Without going into the consequences and implications of Cain’s failure, note its source. It is sui generis. It is not the product of a tension between an inner authentic self and a set of socially imposed rules.
Fast forward from chapter 4 of Genesis to chapter 25. Isaac, Abraham’s son, marries Rebekah. She gives birth to twins. It was a painful labour. God explained: “Two nations are in your womb,/ Two separate peoples shall issue from your body;/ One people shall be mightier than the other,/ And the older shall serve the younger.” This is a case in which it is critical to show the original Hebrew of Genesis 25:23.
|בראשית כה:כג וַיֹּאמֶר יְ-הֹוָה לָהּ
שְׁנֵי (גיים) [גוֹיִם] בְּבִטְנֵךְ
וּשְׁנֵי לְאֻמִּים מִמֵּעַיִךְ יִפָּרֵדוּ
| And YHWH answered her:
“Two nations are in your womb,
Two separate peoples shall issue from your body . . .”
|וּלְאֹם מִלְאֹם יֶאֱמָץ
וְרַב יַעֲבֹד צָעִיר:
|One people shall be mightier than the other,
And the older shall serve the younger.
Why is the Hebrew original critical? Because Rebekah asked what the purpose was for her delivering babies in such pain. God’s answer, like that of a Delphic oracle, is ambiguous, the ambiguity signalled by the poetic form. They are not just twins. They will be the fathers of two different nations or peoples. That is clear enough. As is customary with such oracular pronouncements, the ambiguity is in the second half. First, there is the ambiguity over the meaning of the words themselves, usually translated as stronger versus weaker and older versus younger. But the latter could mean the more populous serving the less populous. Further, the parallelism is ambiguous. On the surface it seems to mean that the older or the more numerous is the stronger, but it may man the reverse – the older (or more numerous) shall be served by the younger.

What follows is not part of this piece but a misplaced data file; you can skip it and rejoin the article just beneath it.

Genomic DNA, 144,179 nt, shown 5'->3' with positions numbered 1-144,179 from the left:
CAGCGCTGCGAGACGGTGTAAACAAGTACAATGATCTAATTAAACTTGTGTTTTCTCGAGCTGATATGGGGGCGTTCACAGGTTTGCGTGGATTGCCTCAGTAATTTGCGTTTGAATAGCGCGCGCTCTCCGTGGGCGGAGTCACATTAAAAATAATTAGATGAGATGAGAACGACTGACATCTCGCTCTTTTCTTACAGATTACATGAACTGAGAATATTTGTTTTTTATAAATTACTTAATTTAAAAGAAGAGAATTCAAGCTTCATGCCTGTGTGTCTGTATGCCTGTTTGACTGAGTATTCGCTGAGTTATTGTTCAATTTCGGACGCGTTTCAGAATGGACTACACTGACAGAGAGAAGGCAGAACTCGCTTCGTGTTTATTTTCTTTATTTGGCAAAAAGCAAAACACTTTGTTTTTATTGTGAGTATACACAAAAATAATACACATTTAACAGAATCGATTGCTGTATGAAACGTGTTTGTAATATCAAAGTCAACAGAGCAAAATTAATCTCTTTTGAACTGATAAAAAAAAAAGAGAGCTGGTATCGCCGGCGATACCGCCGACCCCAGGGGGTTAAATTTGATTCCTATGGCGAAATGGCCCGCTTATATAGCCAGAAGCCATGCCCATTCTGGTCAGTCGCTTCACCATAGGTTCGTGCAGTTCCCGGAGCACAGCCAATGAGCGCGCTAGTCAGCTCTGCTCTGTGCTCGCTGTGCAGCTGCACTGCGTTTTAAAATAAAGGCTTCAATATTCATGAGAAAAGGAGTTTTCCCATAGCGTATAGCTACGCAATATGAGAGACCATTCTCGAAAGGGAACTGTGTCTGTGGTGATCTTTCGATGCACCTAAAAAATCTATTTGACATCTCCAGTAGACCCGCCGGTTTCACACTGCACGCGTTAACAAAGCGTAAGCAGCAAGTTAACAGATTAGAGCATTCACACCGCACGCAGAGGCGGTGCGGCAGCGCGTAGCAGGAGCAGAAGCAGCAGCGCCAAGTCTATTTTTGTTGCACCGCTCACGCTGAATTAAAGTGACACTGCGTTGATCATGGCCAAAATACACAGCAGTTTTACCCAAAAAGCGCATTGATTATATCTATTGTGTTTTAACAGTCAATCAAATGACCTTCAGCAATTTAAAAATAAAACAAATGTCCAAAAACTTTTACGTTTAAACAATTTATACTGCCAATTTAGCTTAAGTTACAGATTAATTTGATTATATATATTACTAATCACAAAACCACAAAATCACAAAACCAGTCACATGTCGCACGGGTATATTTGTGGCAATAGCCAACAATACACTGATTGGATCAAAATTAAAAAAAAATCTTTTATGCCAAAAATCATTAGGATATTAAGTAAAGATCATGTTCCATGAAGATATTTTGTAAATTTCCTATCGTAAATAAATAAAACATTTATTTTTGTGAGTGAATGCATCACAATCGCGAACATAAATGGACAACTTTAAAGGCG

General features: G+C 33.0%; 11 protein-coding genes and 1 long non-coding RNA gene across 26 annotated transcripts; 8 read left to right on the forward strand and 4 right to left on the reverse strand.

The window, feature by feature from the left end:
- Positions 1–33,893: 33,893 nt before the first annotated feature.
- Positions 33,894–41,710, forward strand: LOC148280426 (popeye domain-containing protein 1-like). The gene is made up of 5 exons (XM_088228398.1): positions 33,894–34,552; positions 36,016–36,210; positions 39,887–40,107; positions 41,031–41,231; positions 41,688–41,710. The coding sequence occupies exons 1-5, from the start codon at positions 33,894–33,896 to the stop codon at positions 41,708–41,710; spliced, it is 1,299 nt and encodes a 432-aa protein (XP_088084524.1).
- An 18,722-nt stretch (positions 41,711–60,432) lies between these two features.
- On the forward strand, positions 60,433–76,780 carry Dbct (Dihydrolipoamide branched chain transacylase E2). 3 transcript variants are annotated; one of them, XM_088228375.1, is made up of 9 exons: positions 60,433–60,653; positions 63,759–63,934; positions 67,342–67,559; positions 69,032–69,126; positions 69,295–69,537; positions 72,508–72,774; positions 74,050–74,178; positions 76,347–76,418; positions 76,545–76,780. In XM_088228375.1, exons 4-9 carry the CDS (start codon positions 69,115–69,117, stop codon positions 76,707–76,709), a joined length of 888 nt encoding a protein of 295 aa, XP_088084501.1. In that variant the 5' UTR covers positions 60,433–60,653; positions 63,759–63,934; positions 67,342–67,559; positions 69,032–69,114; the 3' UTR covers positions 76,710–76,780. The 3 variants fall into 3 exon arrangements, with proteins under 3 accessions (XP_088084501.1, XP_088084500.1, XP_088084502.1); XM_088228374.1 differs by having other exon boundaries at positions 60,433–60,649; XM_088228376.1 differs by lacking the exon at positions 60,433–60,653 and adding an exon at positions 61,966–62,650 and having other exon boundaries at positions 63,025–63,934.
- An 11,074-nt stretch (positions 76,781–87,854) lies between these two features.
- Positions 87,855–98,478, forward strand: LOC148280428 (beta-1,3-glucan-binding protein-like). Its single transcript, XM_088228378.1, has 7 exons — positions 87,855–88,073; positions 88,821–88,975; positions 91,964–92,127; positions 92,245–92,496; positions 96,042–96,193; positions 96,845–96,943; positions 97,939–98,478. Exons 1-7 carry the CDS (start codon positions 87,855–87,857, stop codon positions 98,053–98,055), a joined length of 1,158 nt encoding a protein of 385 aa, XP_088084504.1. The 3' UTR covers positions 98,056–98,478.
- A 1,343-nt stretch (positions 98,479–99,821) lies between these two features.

This allows for four different possibilities:
|Ambiguity of Meaning||Ambiguity of Order|
|1||Ambiguity of Meaning||Older = stronger
Younger = weaker
|Older serves younger|
|2||Ambiguity of Order||Older = more numerous
Younger = smaller
|Younger serves older|
As most customarily translated, does the poetic form mean that A1 + B1, that the older is the stronger and will serve the younger? Or A1 + B2, that the older will be served by the younger and weaker, which is what would be customarily expected. Or A2 + B1, that the more numerous older one will serve the younger, or A2 + B2, the younger and smaller will serve the older and more numerous, which would be what is empirically expected.